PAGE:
— April 1, 2019
When I ask small business owners who they plan to hire next, it’s usually the same answer.
“I need someone to sell for me so that I can focus on running the business.”
“I need someone who can market and really blow this up.”
“I need someone who can help us keep growing.”
Have you been there? I know that I have. If you aren’t a naturally convincing or extroverted person, or if you’re a normal human being, then sales and marketing will feel uncomfortable. You’ll want to drop it like it’s hot.
But, I say you shouldn’t. In fact you should make yourself feel even more uncomfortable. Here’s why.
Getting your business off the friends and family plan
Small business sales are typically relationship-based, especially if what you’re selling costs several hundred or several thousand dollars. This means your first few sales will likely happen with people you already know because you’re aware of their needs and they trust you.
How does this evolve over time? Once a small business owner exhausts their immediate network, they’ll start casting a wider net and contact friends of friends and third-tier LinkedIn connections. Over time they’ll have a consistent number of leads and referrals coming in.
At this point, you have two options. Stick with your network to maintain your business at its current size or keep growing. Most prefer the security of continued growth, but they think about it the wrong way.
The average business owner will say, “I grew my business through my personal network. Now I need a sales and marketing person to leverage their network and help me grow again.” But, that’s now how great businesses grow and it’s not the way to attract new employees.
Don’t outsource your brand’s vision
“As an entrepreneur, you’re constantly selling your vision to current and prospective employees, partners, investors and advisers. Know your pitch and practice relentlessly. You need to be confident pitching one-on-one, to a room of hundreds of people or to senior executives.” – Carlos Cisco, CEO of Select
As a business owner you are in-charge of your vision, your sales and marketing are the main ways that your business communicates its vision. By handing off sales and marketing early, you are saying that you do not want to communicate vision. This is a big problem.
When you think of companies that are wildly successful like Tesla, Apple, or Google, they all have some kind of vision. Tesla’s vision is clean energy and that vision gains them a lot of respect, free PR, and customers. If that vision weakened, then a Tesla would be no better than a Chevy Volt.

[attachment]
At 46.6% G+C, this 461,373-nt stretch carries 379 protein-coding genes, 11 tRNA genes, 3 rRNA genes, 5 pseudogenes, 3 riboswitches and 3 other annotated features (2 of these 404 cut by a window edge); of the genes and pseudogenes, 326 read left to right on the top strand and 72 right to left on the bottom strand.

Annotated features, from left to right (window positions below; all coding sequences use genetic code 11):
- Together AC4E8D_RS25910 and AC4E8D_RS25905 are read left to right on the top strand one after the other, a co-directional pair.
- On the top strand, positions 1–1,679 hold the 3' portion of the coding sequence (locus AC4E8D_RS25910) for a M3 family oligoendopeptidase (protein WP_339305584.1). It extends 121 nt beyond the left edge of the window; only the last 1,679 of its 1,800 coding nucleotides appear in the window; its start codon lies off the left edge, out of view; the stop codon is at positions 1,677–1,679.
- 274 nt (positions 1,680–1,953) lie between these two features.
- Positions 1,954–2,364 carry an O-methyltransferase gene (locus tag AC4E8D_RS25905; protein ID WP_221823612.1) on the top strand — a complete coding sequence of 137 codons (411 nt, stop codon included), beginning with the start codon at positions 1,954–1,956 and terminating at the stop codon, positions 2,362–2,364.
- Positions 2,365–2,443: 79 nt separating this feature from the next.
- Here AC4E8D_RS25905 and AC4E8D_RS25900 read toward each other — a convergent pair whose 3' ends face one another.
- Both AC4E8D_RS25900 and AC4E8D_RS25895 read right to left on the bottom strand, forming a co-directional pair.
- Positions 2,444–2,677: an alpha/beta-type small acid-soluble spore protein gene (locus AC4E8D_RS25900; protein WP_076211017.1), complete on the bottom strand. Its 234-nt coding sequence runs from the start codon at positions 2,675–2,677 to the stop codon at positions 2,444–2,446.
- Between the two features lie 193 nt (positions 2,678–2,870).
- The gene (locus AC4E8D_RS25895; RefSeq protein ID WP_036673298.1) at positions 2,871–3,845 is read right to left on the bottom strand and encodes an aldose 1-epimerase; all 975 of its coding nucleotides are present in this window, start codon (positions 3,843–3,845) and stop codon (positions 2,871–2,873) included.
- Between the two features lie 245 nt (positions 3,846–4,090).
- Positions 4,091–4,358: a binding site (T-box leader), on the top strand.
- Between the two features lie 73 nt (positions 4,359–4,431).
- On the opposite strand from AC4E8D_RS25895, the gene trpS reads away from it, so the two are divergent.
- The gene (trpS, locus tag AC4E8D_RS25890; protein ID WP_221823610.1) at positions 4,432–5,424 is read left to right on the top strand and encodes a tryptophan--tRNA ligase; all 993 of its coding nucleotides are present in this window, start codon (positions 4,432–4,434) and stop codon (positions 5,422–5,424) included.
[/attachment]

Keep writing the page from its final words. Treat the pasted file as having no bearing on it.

During the critical early stages of growth, you need your vision to be at its strongest in order to grow. As the founder of your company, you can’t let this fall by the wayside or outsource it too early.
What should you do instead?
Building a professional sales and marketing process
Hiring sales and marketing help before you’ve built your own sales and marketing process is like giving someone the keys to a motorless car. They might look nice when they sit in it, but they aren’t going to get anywhere.
When you build your sales and marketing process based on your vision first, then it’s much easier to hire the right person to take it over. The job itself will be more appealing because they’ll know that they have the tools they need. And they’ll be more likely to succeed and make you happy.
What elements should you include in your sales and marketing process?
- Your brand message/narrative. These are the words that encapsulate who you are, what you do, who you serve, and why you’re different.
- Sales and marketing assets. These might include brochures, landing pages, videos, online content, or pitch decks.
- A marketing engine that generates leads. This may be from traffic to your website, content marketing, sponsorships, advertisements, speaking engagements, or other forms of marketing.
- A sales process. This where I’ve fallen short many times and continue to receive help from expert friends. Having a repeatable process for converting strangers into customers to help you grow when your network is tapped out.
- Prospect database. If you know who your ideal customer is, then you should create a database of people who fit that profile so that you don’t waste time searching for who to contact next.
Once you have all of these puzzle pieces in order, your business will grow unhindered by the problems that plague small business marketing. Your hard work will make working for your company in sales or marketing a much more appealing prospect. And you’ll feel more confident in your ability to grow your own company.
Should sales and marketing be your next hire?
Probably not. First, you need to crystallize your vision and build a sales and marketing foundation. Only then can you ask someone else to continue building it.
To learn how to do this, schedule a demo of my marketing coaching program. It’s built for small business owners who need the support and expertise of an experienced marketer and business owner to grow.